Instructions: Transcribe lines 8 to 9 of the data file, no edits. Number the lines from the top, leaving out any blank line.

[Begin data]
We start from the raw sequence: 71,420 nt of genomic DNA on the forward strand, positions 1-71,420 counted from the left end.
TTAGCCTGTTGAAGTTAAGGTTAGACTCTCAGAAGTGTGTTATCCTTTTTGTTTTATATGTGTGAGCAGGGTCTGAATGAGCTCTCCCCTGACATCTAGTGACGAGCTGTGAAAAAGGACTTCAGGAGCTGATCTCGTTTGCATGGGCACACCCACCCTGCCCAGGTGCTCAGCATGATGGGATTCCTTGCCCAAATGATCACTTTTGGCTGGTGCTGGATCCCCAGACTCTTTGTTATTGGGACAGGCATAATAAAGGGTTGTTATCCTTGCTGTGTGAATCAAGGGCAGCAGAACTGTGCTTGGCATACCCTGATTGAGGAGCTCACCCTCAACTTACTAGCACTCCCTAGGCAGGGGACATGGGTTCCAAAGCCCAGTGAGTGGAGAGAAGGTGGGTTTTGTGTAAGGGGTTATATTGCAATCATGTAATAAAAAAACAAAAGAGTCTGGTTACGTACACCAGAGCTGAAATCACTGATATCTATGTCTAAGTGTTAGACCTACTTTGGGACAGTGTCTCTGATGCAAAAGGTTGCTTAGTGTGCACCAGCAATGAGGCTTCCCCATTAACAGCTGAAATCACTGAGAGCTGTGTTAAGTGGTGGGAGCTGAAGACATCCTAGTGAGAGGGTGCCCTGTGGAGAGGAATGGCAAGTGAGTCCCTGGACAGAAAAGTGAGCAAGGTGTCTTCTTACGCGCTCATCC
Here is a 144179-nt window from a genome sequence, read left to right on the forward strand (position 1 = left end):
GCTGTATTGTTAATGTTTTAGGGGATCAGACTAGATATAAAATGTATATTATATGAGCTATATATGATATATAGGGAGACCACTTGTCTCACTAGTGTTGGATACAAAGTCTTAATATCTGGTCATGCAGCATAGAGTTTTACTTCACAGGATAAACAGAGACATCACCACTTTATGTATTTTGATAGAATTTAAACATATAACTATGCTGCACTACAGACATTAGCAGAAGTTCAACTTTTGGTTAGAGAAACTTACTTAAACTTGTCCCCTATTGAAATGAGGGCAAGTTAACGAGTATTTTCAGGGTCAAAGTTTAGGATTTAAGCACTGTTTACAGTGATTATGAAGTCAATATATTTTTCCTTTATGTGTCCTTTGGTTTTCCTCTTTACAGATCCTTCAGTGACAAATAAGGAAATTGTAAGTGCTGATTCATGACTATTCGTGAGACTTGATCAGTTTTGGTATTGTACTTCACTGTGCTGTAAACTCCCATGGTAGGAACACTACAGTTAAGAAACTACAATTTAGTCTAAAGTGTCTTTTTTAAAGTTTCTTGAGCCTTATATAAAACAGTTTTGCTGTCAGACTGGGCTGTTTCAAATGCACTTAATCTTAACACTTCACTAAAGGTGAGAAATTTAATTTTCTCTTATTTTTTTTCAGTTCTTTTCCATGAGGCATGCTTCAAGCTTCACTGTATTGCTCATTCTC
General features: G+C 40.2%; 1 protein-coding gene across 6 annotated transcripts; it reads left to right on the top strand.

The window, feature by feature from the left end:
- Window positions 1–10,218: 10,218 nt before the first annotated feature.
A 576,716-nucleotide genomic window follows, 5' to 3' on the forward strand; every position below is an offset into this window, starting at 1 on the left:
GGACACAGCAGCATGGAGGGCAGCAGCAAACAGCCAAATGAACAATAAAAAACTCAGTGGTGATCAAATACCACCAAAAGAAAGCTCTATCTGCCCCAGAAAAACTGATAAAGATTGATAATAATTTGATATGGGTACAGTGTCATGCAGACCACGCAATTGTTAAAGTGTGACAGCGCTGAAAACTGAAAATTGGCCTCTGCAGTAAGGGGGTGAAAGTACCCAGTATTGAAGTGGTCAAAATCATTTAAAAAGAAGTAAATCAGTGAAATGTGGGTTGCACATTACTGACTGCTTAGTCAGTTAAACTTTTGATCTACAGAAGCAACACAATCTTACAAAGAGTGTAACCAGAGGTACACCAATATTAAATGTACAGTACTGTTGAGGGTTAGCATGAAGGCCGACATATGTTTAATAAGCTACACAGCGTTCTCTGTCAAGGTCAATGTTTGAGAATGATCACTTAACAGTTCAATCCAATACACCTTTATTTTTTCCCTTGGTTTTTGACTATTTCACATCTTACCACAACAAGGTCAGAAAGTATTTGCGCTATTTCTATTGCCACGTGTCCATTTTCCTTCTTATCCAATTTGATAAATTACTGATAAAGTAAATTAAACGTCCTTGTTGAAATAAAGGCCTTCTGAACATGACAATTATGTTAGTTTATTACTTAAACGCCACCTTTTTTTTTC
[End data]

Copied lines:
A 576,716-nucleotide genomic window follows, 5' to 3' on the forward strand; every position below is an offset into this window, starting at 1 on the left:
GGACACAGCAGCATGGAGGGCAGCAGCAAACAGCCAAATGAACAATAAAAAACTCAGTGGTGATCAAATACCACCAAAAGAAAGCTCTATCTGCCCCAGAAAAACTGATAAAGATTGATAATAATTTGATATGGGTACAGTGTCATGCAGACCACGCAATTGTTAAAGTGTGACAGCGCTGAAAACTGAAAATTGGCCTCTGCAGTAAGGGGGTGAAAGTACCCAGTATTGAAGTGGTCAAAATCATTTAAAAAGAAGTAAATCAGTGAAATGTGGGTTGCACATTACTGACTGCTTAGTCAGTTAAACTTTTGATCTACAGAAGCAACACAATCTTACAAAGAGTGTAACCAGAGGTACACCAATATTAAATGTACAGTACTGTTGAGGGTTAGCATGAAGGCCGACATATGTTTAATAAGCTACACAGCGTTCTCTGTCAAGGTCAATGTTTGAGAATGATCACTTAACAGTTCAATCCAATACACCTTTATTTTTTCCCTTGGTTTTTGACTATTTCACATCTTACCACAACAAGGTCAGAAAGTATTTGCGCTATTTCTATTGCCACGTGTCCATTTTCCTTCTTATCCAATTTGATAAATTACTGATAAAGTAAATTAAACGTCCTTGTTGAAATAAAGGCCTTCTGAACATGACAATTATGTTAGTTTATTACTTAAACGCCACCTTTTTTTTTC